Lhasa, Tibet

Lhasa couldn’t be more different than Kathmandu.  The major roadways are new and clean of litter.  The vehicles follow the speed limit with a frightening obedience.  Actually, the best I can figure, everyone constantly follows all the rules with strict compliance.  And unlike India (or Belgium) where there are lots of rules but no enforcement or adherence, in China there are even more rules, and everyone follows them, always.  It’s like being in a giant ant colony.

We went to the Potala Palace today.  It’s an amazing place in size and grandeur.  You can only visit it with a guide, and then only after making a pre-arranged appointment.  You get a 60-minute time slot, and if you are a few minutes late, you forfeit your time.  We had to hand over our passport to our guide for the duration of the trip, and were only given it back at the end of the tour.

The view from my hotel room.

Once inside there are no photographs, one can not wear sun glasses (even though who would want to given how dark it is), no hats (I asked why no sunglasses and hats, and the guide said it was because Buddhism didn’t allow it… now I’m no student of Buddhism, but really?), no water (but you could buy some after you when through an airport-like screening).  We were told by our guide to not ask too many questions because he would not want to be slowed down because the security police would constantly be telling us to move along (which they were).  He told us to not talk about politics, or heaven forbid we mention The D.L. #14 by name, you know, the one that if I put his name in this post my Internet access will most likely be shut down.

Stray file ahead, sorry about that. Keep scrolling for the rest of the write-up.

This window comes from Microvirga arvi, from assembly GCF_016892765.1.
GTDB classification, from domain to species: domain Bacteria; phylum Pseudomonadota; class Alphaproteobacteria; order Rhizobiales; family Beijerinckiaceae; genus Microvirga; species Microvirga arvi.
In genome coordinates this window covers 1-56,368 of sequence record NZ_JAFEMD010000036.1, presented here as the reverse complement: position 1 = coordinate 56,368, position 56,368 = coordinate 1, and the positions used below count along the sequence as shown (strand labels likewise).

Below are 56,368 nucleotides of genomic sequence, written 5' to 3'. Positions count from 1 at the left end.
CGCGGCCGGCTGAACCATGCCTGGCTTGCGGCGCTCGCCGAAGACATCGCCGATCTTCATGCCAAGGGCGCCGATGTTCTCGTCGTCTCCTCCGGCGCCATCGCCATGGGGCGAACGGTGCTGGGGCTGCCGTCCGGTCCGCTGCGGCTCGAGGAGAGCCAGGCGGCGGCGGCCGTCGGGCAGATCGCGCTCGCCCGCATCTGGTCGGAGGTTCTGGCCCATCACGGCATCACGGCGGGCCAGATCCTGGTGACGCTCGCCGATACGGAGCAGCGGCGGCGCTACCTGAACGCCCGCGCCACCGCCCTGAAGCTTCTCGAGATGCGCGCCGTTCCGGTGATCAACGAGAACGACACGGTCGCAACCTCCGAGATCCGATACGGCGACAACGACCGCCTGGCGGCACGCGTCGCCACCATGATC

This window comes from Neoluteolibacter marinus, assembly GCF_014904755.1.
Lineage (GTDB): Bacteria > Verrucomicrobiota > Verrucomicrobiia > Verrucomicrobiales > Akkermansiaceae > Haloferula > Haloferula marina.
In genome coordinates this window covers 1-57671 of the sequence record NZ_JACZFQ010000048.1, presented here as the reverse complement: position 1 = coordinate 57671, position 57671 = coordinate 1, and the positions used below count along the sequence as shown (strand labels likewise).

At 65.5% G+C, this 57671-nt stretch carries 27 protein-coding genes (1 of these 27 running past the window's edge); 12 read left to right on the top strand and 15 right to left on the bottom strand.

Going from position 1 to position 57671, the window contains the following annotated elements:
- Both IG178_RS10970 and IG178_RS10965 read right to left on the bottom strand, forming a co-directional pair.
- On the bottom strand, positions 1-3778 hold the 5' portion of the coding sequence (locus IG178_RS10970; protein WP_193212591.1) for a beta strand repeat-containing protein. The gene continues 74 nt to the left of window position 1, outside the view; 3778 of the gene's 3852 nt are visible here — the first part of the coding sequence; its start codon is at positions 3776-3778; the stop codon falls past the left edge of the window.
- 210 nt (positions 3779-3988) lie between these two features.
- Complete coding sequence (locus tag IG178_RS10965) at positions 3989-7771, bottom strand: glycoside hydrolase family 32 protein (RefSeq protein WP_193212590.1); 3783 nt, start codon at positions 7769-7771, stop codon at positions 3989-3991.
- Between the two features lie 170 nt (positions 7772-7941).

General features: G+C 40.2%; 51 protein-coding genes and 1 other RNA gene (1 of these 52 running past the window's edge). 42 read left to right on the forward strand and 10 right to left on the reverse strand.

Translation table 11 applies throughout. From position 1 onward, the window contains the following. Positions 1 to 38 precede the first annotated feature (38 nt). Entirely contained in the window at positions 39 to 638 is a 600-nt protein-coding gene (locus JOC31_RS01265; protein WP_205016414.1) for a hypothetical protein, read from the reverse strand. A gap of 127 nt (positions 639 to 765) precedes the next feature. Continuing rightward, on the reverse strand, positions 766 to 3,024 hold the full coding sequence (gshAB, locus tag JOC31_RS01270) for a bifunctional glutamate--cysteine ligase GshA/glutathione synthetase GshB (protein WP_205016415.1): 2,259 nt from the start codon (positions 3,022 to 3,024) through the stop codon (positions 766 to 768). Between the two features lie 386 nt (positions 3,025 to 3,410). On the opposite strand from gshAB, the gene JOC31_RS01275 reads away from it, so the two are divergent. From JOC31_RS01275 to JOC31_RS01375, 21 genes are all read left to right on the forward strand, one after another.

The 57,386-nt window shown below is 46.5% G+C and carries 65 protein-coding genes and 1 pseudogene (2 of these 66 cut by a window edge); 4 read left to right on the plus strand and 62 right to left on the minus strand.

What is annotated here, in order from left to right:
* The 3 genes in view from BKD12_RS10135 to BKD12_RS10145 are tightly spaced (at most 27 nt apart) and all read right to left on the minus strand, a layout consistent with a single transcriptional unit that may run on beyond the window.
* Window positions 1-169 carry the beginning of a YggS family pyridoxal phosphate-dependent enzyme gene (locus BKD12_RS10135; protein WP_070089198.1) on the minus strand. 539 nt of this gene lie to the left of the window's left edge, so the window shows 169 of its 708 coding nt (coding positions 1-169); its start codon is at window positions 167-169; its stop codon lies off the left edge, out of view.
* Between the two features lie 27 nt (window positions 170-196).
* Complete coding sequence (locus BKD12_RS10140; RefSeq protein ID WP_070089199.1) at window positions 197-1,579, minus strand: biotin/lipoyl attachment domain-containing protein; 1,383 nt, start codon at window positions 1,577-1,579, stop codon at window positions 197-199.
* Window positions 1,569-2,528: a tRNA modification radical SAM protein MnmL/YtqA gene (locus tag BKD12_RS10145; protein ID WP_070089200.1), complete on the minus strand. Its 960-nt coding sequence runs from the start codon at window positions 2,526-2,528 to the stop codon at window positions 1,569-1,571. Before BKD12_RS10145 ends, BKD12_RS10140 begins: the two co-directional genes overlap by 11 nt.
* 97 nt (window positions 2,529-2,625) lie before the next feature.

All that aside, it was worth the visit.  The palace is more than just a museum.  There are a lot of tourists, but there are just as many people there to pray, add Yak butter to the massive candles that are everywhere; there is chanting, and incense burning.  It’s a very special place, but unfortunately, the Chinese make sure you enjoy it as little as possible.


Pilgrims prostrating as they approach the palace.  This is a very painful looking experience.

Advertisements

~ by rjmang on May 18, 2011.

Leave a Reply

Fill in your details below or click an icon to log in:

WordPress.com Logo

You are commenting using your WordPress.com account. Log Out / Change )

Twitter picture

You are commenting using your Twitter account. Log Out / Change )

Facebook photo

You are commenting using your Facebook account. Log Out / Change )

Google+ photo

You are commenting using your Google+ account. Log Out / Change )

Connecting to %s

 
%d bloggers like this: